## Gray Ink For Percentage of Team Receiving

On Thursday, I presented a new way to look at wide receivers, focusing on both how the receiver dominated his teammates (i.e., by getting a large share of the pie) and how much his offense dominated the league (i.e., how much better/worse than average his team’s passing attack was).

Since I presented the full dataset covering the years from 1970 to 2016, I thought we might as well use that information in other ways. For example, let’s say you typed Steve Largent into the search box on that post.  You would see that Largent was a monster when it came to dominating his teammates: in 1978, he was responsible for 33.6% of the Seahawks Adjusted Catch Yards, which ranked 3rd in the league.  In five years — 1980, 1981, 1983, 1986, and 1987 — he ranked 4th in the NFL in percentage of team ACY.  In ’85, he ranked 5th, and in ’79 and ’84, he ranked 6th.  That’s remarkable:

If you calculate his gray ink – which means giving him 10 points for a 1st place finish, 9 for a 2nd place finish, and so on, he had 59 points of gray ink in this category.  Remember, % of Team ACY is simply a measure of what percentage of the pie each receiver was able to devour, and % of Team ACY Rk shows where they rank in the league in a given season.  I would never use this as the only way to rank a receiver (more on this in a second), but it is an interesting way. Why?

Receiving production is based on a lot of things outside of a wide receiver’s control — for example, how good his quarterback is, or how often his team passes.  But this isolates that by only comparing how the receiver fared compared to his teammates.  That’s why I like to use this as a check against other metrics.  Below shows the leaders in gray ink in this category since 1970.  Largent, as you can see, ranks 2nd because you always know who is going to rank 1st:

1Jerry Rice781-1-3-3-4-4-5-5-5-5-7
2Steve Largent593-4-4-4-4-4-5-6-6
3Steve Smith551-1-2-4-4-5-5
4Michael Irvin481-1-2-2-6-6
5Brandon Marshall461-1-2-3-4-9
6James Lofton451-2-4-5-5-6-9
7Andre Johnson442-2-4-5-6-7-9-9
7Tim Brown443-4-4-5-6-7-7-8
9Herman Moore411-2-3-3-9-9-9
10Jimmy Smith371-2-4-6-7-9
12Antonio Brown341-2-3-4
13Marvin Harrison331-2-5-5-9
14Alfred Jenkins321-2-2-8-10
15Andre Rison302-5-5-6-7
16Anthony Miller291-4-4-6
16Randy Moss292-2-5-7-10
16Calvin Johnson292-3-5-8-8
19Gary Clark282-5-6-6-8
19Rod Smith282-3-6-8-8
21Harold Carmichael271-4-7-8-9-10
21Sterling Sharpe271-1-8-9-10-10
21Cris Carter273-6-7-7-8-9-10
24Harold Jackson261-1-6-10
24Ken Burrough261-3-4-10
24Roddy White262-3-4-9
27Eric Moulds251-4-4-10
27Henry Ellard252-4-7-7-10
29Joe Horn241-2-6
29Anquan Boldin241-1-7
29John Gilliam242-3-7-8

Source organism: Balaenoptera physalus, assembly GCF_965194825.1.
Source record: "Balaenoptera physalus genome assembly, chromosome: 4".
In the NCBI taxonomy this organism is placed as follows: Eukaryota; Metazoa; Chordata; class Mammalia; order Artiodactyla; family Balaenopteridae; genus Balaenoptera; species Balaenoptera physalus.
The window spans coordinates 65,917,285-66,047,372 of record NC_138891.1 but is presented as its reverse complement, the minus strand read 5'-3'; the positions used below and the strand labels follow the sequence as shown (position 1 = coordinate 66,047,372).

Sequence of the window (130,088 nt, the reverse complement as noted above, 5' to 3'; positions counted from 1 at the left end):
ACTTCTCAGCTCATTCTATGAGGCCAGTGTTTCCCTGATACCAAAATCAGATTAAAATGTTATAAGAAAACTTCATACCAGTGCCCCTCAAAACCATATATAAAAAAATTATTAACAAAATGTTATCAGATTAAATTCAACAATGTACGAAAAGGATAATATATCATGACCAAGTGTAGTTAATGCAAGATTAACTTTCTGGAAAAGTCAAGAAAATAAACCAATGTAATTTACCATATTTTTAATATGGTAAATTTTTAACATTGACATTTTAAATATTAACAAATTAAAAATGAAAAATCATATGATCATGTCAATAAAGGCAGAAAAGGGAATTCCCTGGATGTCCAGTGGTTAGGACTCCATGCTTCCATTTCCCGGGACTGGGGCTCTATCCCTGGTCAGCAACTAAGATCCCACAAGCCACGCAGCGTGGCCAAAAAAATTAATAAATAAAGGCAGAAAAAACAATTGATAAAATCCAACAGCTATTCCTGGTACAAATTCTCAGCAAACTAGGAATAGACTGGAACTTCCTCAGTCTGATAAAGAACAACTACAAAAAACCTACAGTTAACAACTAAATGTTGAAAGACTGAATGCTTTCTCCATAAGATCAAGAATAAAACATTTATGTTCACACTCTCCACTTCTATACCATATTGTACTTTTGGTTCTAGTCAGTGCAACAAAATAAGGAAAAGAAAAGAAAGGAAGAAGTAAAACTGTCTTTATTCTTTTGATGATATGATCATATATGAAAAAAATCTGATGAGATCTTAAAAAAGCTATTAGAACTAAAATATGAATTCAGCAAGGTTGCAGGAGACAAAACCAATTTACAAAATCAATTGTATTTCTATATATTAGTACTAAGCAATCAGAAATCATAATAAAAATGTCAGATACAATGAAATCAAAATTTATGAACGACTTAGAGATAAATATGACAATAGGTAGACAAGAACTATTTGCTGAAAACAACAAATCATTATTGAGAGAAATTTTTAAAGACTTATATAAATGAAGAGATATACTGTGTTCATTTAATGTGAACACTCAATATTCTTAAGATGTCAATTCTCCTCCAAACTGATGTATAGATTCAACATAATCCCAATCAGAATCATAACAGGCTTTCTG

29Hines Ward244-4-5-7
33Terrell Owens232-3-6-10
34Cliff Branch221-3-7
35Pat Tilley211-7-7-8
35Larry Fitzgerald211-3-8
35Eric Martin213-4-5
35Joey Galloway213-3-6
39John Stallworth201-8-8-9-9
39Drew Hill201-3-9
41Stanley Morgan191-2
41Mike Quick191-4-9
41Art Monk191-2
41Isaac Bruce191-2
41J.D. Hill192-3-9
41Gene Washington194-6-6-9
47Bob Chandler181-3
47Dwayne Bowe181-3
47J.T. Smith182-3-10
50Steve Watson173-6-7
50Laveranues Coles174-6-8-9
50Todd Christensen175-5-7-10
53Paul Warfield161-5
53Otis Taylor162-4
53Roy Green162-4
53Louis Lipps162-4
53Charlie Brown163-6-8
53DeAndre Hopkins163-4-10
53Gary Garrison164-5-8
53James Scott164-5-8
61Julio Jones151-6
61Odell Beckham151-6
61Wes Chandler152-5
61Carl Pickens153-6-9
61Lynn Swann155-6-7
67Vincent Jackson142-6
67A.J. Green144-7-8
67Demaryius Thomas145-7-8-10
70Mel Gray132-7
70Reggie Wayne132-7
70Jordy Nelson132-7
70Torry Holt133-6
70Tony Martin134-8-8
76Mike Evans122-8
76Fred Biletnikoff123-7
76Keyshawn Johnson123-8-10
76Marty Booker123-7
76Derrick Mason125-6-10
81David Boston111-10
81Morris Owens112-9
81Rob Moore112-9
81Braylon Edwards113-8
81Ron Shanklin115-6
81Andre Reed115-7-10
81Al Toon116-6-10
88Dick Gordon101
88Wallace Francis101
88Carlos Carson101
88Yancey Thigpen101
88Lee Evans101
88Wesley Walker102-10
88Santana Moss102-10
88Tim Smith103-9
88Carroll Dale106-6
88Kevin Johnson106-6
98Bob Hayes92
98Drew Pearson92
98Freddie Scott92
98Mark Carrier92
98Isaac Curtis94-9
98Brandon Lloyd94-9
98Terance Mathis95-8
98Steve Johnson95-8

What do you think of this statistic? What players stand out to you? Let me start with one: Randy Moss. Moss played on two historically dominant offenses — the ’98 Vikings and ’07 Patriots — and four other really good ones (’99, ’00, ’03, and ’09). And those offenses were great in large part because of Moss.